Well, I guess I’ve gotten vain enough to assume that I might know a thing or two about Avids and editing. So perhaps the world would be a better place if I shared my seemingly limitless knowledge (?). Occasional tips that relate to offline and online editing, Photoshop (my right hand), After Effects (my third hand) and managing media and other files. Throw in the occasional rant to let off some steam and you get the gist . Thanks for reading.

Wednesday, February 3, 2010


003- We try to avoid edicts and proclamations in our office. It reeks of bureaucracy. But there are certain words that are not allowed to be even spoken aloud for fear they will invoke the wrath of the gods. Words like “easy” or “simple”. You know the context- “That looks easy” or “That will be simple”. It’s a surefire way for something to go very wrong. Never fails. I’m not superstitious except for my list of banished words. Say one out loud and there will be pain.

In my Avid (or any other files I organize) the same holds true for two terrible words: “New” and “Final”. Gives me the willies just typing them here. When I was an assistant I learned pretty quickly that naming files with clarity helped everyone --- especially me. Naming a file “new” was about as clear as naming a file “file”. I still see it done. I get files called “rough cut -new new” or “new2”, “new 3”, “new4”. “Really new”.

I even had an agency name their commercial "New". Like that hasn't caused grief ever since. "Get me a copy of the New commercial, won't you? ", "Send that New commercial over to the stations".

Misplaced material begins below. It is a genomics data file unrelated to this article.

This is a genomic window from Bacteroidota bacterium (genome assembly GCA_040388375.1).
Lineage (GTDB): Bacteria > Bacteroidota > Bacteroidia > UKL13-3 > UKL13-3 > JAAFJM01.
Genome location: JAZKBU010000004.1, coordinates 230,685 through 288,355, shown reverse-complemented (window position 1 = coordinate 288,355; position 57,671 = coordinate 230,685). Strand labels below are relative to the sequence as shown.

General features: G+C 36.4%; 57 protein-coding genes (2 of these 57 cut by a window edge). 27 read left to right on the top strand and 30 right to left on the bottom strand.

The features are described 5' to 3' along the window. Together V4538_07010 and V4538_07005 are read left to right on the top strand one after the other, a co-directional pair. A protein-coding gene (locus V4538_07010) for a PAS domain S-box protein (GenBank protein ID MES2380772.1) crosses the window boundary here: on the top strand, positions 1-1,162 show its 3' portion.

“Final” is the kiss of death to any file. Name it ‘Final” and I absolutely guarantee there will be another revision beyond that one. “Final 1”, “Final FINAL”, “Finally” Grrrr.

Then there’s the ever-popular adding asterisks to a file name. e.g., “rough cut***********” So now I have to COUNT the number of stars? Bravo.

So what do I do? I NUMBER THEM. The highest number is the latest file. Then if I go into the project later, or anyone needs to do so for me, it’s pretty clear which one I was working on last. If that isn’t clear enough I’ll label them any other way as long as it’s not a descriptor that implies this is the last one.

Best of all that number travels with the file wherever it ends up. So if a client says “I like what’s happening at the end of version #5” we all know which one we’re referring to.

Bonus points for never numbering anything with less than 3 digits. E.g. “001” instead of “1”. That way no matter what operating system or application they’ll sort in the correct order.

It’s just that eas__. Um, I mean… hopefully that helps.

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